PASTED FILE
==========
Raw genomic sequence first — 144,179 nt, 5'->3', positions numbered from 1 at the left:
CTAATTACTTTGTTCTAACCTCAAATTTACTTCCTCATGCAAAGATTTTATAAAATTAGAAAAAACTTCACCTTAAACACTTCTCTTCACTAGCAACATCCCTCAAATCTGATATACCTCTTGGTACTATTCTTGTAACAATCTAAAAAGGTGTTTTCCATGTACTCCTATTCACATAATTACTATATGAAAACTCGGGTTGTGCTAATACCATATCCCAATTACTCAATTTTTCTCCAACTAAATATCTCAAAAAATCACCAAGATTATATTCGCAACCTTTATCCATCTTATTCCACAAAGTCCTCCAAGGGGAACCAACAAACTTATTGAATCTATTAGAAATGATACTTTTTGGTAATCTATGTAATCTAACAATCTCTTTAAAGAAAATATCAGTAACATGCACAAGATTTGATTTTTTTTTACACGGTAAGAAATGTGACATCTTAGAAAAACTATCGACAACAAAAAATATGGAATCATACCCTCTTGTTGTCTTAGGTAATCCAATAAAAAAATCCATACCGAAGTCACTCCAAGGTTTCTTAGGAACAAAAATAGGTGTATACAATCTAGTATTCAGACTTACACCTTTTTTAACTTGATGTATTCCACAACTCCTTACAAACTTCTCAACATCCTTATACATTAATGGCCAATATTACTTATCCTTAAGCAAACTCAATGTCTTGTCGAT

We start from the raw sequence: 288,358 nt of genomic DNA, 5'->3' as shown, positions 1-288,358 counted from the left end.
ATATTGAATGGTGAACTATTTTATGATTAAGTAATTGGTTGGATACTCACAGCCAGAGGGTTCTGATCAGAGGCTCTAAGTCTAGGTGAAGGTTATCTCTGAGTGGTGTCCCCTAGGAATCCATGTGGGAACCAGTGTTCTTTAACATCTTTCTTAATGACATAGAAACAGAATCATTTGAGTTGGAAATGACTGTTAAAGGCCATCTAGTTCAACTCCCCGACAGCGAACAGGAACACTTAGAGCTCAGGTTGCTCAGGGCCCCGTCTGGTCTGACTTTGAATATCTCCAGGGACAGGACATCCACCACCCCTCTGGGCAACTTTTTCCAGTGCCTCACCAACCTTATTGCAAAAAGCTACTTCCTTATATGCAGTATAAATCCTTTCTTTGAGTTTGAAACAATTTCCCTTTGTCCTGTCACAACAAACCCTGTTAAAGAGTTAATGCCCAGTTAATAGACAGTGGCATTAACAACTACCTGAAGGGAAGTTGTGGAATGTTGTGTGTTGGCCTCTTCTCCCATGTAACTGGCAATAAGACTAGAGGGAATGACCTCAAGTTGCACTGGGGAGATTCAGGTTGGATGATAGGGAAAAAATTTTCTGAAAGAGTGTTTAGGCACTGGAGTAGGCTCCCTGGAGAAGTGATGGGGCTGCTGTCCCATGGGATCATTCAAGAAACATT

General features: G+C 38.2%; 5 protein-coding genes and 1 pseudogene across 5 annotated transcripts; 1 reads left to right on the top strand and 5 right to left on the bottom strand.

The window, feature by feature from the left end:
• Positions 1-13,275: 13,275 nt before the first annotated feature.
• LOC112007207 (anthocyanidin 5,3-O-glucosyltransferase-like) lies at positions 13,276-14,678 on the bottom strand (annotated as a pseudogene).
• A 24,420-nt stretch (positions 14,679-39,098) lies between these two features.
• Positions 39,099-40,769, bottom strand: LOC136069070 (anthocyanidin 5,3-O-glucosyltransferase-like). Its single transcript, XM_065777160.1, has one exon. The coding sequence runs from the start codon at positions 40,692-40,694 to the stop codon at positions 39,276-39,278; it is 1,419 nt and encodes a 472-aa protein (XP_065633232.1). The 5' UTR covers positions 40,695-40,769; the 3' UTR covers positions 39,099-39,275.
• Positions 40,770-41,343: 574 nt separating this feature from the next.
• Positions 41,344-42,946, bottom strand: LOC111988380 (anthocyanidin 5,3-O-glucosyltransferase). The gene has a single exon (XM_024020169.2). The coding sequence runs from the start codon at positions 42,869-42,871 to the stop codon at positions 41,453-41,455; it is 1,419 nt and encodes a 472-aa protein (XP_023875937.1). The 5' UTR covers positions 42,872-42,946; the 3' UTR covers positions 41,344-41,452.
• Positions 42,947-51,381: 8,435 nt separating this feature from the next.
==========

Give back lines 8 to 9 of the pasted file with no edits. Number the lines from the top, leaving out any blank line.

• LOC112007207 (anthocyanidin 5,3-O-glucosyltransferase-like) lies at positions 13,276-14,678 on the bottom strand (annotated as a pseudogene).
• A 24,420-nt stretch (positions 14,679-39,098) lies between these two features.